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Cubs could strengthen NL's toughest division in coming years

| Wednesday, Sept. 25, 2013, 10:54 p.m.
Christopher Horner | Tribune-Review
Cubs manager Dale Sveum argues with home plate umpire Scott Barry on Tuesday, Sept. 24, 2013, during a game against the Pirates at Wrigley Field in Chicago.
Christopher Horner | Tribune-Review
The Cubs' Anthony Rizzo breaks up a double play under Pirates second baseman Neil Walker during the first inning Wednesday, Sept. 25, 2013, at Wrigley Field in Chicago.

CHICAGO — On back-to-back days earlier this week, the Braves and Pirates soaked the Wrigley Field visiting clubhouse carpet with champagne and beer in celebrating postseason berths.

On Tuesday, the Pirates sent the Cubs to a single-season, franchise-worst 50th home loss. Wrigley Field turns 100 next spring.

On Wednesday morning, Cubs manager and former Pirates player Dale Sveum was engulfed by reporters, who repeatedly asked about his future, having guided the club to 101 losses last season and 93 losses entering the series finale against the Pirates.

These are hard times within the Friendly Confines. But there's reason to believe the Cubs could soon join the Cardinals, Reds and Pirates as contenders in the NL Central, making the NL's toughest division in 2013 even stronger.

The Cubs have improved their farm system under president Theo Epstein and general manager Jed Hoyer. The Cubs rose from bottom half of baseball to 12th in organizational talent rankings, according to Baseball America and Baseball Prospectus this preseason. Baseball Prospectus lead prospect writer Jason Parks said the Cubs are “definitely now in the top five of all farm systems.”

Sveum might not be around to enjoy the farm-system's rewards, but he said help is on the way.

“If anybody pays attention, they know we are much, much healthier than we were a couple years ago,” Sveum said. “We have some outstanding (prospects). In two years, it's come a long, long way.”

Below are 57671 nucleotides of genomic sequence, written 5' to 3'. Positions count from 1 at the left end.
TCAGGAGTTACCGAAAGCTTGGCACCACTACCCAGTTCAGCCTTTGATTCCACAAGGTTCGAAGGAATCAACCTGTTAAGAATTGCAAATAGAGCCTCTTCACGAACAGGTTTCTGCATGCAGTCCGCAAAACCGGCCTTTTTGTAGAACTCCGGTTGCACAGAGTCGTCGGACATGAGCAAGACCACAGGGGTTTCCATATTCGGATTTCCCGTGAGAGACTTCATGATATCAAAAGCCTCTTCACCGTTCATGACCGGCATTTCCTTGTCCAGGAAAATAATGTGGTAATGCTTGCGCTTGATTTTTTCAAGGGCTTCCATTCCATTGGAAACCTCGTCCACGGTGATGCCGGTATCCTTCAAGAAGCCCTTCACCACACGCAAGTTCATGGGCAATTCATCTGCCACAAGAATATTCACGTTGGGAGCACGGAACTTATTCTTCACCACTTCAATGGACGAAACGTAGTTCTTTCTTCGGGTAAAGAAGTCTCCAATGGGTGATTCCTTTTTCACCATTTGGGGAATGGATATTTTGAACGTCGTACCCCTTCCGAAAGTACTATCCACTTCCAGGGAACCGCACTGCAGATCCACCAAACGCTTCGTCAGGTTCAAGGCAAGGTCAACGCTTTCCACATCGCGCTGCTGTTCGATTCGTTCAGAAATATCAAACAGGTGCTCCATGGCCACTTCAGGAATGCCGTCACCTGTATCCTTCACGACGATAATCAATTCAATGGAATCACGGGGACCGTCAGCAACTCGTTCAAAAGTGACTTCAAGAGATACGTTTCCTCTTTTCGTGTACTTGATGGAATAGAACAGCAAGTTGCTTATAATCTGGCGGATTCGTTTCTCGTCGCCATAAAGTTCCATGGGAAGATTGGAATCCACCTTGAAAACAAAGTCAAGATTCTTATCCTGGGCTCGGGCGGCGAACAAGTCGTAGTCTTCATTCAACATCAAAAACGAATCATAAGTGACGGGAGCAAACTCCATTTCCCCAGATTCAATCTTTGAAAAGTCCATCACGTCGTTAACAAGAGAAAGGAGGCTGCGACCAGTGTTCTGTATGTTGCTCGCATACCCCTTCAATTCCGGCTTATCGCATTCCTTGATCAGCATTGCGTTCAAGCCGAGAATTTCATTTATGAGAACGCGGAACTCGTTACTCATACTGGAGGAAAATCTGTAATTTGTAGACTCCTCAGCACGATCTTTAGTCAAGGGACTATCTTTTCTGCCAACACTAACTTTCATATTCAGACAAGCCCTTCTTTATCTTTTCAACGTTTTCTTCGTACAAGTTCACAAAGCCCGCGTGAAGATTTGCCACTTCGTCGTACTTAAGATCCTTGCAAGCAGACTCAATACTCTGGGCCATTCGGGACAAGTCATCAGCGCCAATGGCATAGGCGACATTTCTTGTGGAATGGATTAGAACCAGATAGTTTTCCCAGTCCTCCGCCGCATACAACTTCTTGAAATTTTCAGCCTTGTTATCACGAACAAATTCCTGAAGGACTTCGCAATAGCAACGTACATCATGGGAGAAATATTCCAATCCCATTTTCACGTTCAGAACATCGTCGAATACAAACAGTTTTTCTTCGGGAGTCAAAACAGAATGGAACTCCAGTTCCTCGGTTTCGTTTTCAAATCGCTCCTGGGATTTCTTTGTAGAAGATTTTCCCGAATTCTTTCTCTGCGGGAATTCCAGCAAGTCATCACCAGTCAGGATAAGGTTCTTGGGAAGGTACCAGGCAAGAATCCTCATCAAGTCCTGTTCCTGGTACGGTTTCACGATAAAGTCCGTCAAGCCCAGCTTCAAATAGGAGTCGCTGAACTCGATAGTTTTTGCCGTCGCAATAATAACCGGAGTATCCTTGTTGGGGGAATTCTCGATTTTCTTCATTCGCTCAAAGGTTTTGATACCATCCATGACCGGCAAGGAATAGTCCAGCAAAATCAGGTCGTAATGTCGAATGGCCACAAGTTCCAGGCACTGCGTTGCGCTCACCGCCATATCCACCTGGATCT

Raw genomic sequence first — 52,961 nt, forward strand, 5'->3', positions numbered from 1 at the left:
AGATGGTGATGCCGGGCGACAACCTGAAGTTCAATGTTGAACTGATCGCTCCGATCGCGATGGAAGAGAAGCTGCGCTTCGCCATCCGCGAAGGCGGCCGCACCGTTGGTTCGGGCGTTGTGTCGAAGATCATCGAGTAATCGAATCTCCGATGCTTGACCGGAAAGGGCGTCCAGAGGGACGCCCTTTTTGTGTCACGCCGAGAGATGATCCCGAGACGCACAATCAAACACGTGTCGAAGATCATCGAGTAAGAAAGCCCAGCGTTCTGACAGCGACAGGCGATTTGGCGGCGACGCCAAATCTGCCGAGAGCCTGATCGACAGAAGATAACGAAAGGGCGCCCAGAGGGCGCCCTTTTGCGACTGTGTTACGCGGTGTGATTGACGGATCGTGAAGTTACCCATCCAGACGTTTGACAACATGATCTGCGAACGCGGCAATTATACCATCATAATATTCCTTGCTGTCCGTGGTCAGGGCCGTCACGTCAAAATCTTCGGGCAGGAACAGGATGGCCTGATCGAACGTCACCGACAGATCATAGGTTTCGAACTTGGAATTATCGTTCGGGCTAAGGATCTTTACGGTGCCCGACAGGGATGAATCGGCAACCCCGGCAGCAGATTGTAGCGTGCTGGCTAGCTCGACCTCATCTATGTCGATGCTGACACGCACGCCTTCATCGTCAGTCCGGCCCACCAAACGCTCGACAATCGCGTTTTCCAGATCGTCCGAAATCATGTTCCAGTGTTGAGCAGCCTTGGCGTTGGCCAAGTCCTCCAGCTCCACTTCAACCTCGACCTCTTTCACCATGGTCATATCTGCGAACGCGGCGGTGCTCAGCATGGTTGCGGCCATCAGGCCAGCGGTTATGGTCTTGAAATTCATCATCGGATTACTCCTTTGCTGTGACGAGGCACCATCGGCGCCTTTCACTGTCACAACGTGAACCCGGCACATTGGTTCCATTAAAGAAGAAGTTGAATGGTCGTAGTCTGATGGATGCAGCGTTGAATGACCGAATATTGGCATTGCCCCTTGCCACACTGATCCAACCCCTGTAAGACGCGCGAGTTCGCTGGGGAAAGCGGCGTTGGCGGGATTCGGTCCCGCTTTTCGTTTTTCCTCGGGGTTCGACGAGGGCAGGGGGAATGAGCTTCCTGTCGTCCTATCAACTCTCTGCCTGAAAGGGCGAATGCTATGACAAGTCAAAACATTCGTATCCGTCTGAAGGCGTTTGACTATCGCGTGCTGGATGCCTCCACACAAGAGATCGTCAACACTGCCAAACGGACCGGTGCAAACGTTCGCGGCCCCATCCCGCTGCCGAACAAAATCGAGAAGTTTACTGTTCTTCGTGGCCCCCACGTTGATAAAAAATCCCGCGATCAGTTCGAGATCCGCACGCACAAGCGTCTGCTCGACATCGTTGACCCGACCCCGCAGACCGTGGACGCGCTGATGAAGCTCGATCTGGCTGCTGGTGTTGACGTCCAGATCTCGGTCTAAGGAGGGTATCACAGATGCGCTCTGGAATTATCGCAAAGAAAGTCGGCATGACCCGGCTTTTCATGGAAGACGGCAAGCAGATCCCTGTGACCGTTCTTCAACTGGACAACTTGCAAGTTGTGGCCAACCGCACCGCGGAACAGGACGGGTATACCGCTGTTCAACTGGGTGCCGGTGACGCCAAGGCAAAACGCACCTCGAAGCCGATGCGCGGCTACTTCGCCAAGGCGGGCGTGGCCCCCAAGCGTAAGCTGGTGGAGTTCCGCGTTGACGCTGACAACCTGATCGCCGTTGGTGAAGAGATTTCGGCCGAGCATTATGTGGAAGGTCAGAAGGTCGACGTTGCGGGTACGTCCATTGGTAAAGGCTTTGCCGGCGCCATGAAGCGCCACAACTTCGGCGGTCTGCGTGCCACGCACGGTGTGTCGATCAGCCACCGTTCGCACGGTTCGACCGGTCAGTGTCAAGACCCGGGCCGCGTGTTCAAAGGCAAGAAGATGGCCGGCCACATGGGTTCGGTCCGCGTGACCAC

• The Cubs' last three first-round picks — shortstop Javier Baez, outfielder Albert Almora and third baseman Kris Bryant — were top-10 selections and are regarded by scouts as impact prospects. Baez is a consensus top-10 prospect, having hit 37 home runs this season. Bryant was the consensus top college bat in June's draft.

• The Cubs have been the most aggressive team in the National League at signing international players, giving Cuban defector Jorge Soler a nine-year, $30 million deal last season.

• The Cubs traded ace Matt Garza at the deadline for C.J. Edwards, who has front-of-the rotation potential.

The Cubs are not alone in young talent riches in the division. On Tuesday night, Cardinals' rookie Michael Wacha was one out from throwing a no-hitter against the Nationals. On the same night, Pirates' rookie Gerrit Cole improved to 4-0 in September with a win over the Cubs.

The Pirates and Cardinals are loaded with young talent, ranked as owning top-10 farm systems by Baseball America and Baseball Prospectus. Baseball America ranked St. Louis' system as first in baseball this March. The Pirates followed at No. 7.

It all means the NL Central is already perhaps the best in the league, and soon it could become the best in baseball.

Travis Sawchik is a staff writer for Trib Total Media. Reach him at or via Twitter @Sawchik_Trib.

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